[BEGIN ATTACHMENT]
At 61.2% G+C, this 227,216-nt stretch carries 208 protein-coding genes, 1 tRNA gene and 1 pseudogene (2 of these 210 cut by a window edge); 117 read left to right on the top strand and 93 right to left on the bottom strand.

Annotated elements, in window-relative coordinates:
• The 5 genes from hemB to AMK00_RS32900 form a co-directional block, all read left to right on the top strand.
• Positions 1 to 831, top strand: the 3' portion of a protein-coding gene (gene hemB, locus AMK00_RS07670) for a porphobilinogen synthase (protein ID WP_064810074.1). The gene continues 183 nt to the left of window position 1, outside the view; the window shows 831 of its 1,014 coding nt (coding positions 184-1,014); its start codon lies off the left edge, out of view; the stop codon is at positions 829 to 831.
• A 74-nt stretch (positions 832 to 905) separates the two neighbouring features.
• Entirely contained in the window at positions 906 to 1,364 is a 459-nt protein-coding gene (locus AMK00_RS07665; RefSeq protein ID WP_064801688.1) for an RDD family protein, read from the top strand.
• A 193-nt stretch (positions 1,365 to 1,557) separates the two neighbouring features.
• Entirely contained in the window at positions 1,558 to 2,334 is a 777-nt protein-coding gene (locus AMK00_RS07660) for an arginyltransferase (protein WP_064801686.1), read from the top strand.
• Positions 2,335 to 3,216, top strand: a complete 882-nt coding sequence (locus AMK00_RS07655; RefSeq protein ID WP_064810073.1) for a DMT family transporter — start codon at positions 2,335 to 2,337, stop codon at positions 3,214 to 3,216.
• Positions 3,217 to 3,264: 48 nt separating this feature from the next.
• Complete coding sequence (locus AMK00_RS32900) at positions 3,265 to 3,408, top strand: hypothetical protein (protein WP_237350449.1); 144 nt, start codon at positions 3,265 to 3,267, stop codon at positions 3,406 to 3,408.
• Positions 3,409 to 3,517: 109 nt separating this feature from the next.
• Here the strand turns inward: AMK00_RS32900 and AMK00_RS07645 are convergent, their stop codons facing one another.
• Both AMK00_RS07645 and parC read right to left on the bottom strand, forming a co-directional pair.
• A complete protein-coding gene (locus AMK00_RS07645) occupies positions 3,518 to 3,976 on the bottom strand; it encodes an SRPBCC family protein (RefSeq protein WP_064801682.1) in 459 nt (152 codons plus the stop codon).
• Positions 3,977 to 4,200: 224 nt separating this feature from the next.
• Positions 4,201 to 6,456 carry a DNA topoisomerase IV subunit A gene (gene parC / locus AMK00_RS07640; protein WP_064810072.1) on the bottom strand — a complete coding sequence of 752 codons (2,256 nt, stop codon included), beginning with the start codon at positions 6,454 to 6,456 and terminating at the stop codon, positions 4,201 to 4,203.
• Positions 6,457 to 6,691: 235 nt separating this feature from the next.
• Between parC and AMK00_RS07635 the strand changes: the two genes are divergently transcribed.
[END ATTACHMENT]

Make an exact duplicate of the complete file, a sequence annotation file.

At 61.2% G+C, this 227,216-nt stretch carries 208 protein-coding genes, 1 tRNA gene and 1 pseudogene (2 of these 210 cut by a window edge); 117 read left to right on the top strand and 93 right to left on the bottom strand.

Annotated elements, in window-relative coordinates:
• The 5 genes from hemB to AMK00_RS32900 form a co-directional block, all read left to right on the top strand.
• Positions 1 to 831, top strand: the 3' portion of a protein-coding gene (gene hemB, locus AMK00_RS07670) for a porphobilinogen synthase (protein ID WP_064810074.1). The gene continues 183 nt to the left of window position 1, outside the view; the window shows 831 of its 1,014 coding nt (coding positions 184-1,014); its start codon lies off the left edge, out of view; the stop codon is at positions 829 to 831.
• A 74-nt stretch (positions 832 to 905) separates the two neighbouring features.
• Entirely contained in the window at positions 906 to 1,364 is a 459-nt protein-coding gene (locus AMK00_RS07665; RefSeq protein ID WP_064801688.1) for an RDD family protein, read from the top strand.
• A 193-nt stretch (positions 1,365 to 1,557) separates the two neighbouring features.
• Entirely contained in the window at positions 1,558 to 2,334 is a 777-nt protein-coding gene (locus AMK00_RS07660) for an arginyltransferase (protein WP_064801686.1), read from the top strand.
• Positions 2,335 to 3,216, top strand: a complete 882-nt coding sequence (locus AMK00_RS07655; RefSeq protein ID WP_064810073.1) for a DMT family transporter — start codon at positions 2,335 to 2,337, stop codon at positions 3,214 to 3,216.
• Positions 3,217 to 3,264: 48 nt separating this feature from the next.
• Complete coding sequence (locus AMK00_RS32900) at positions 3,265 to 3,408, top strand: hypothetical protein (protein WP_237350449.1); 144 nt, start codon at positions 3,265 to 3,267, stop codon at positions 3,406 to 3,408.
• Positions 3,409 to 3,517: 109 nt separating this feature from the next.
• Here the strand turns inward: AMK00_RS32900 and AMK00_RS07645 are convergent, their stop codons facing one another.
• Both AMK00_RS07645 and parC read right to left on the bottom strand, forming a co-directional pair.
• A complete protein-coding gene (locus AMK00_RS07645) occupies positions 3,518 to 3,976 on the bottom strand; it encodes an SRPBCC family protein (RefSeq protein WP_064801682.1) in 459 nt (152 codons plus the stop codon).
• Positions 3,977 to 4,200: 224 nt separating this feature from the next.
• Positions 4,201 to 6,456 carry a DNA topoisomerase IV subunit A gene (gene parC / locus AMK00_RS07640; protein WP_064810072.1) on the bottom strand — a complete coding sequence of 752 codons (2,256 nt, stop codon included), beginning with the start codon at positions 6,454 to 6,456 and terminating at the stop codon, positions 4,201 to 4,203.
• Positions 6,457 to 6,691: 235 nt separating this feature from the next.
• Between parC and AMK00_RS07635 the strand changes: the two genes are divergently transcribed.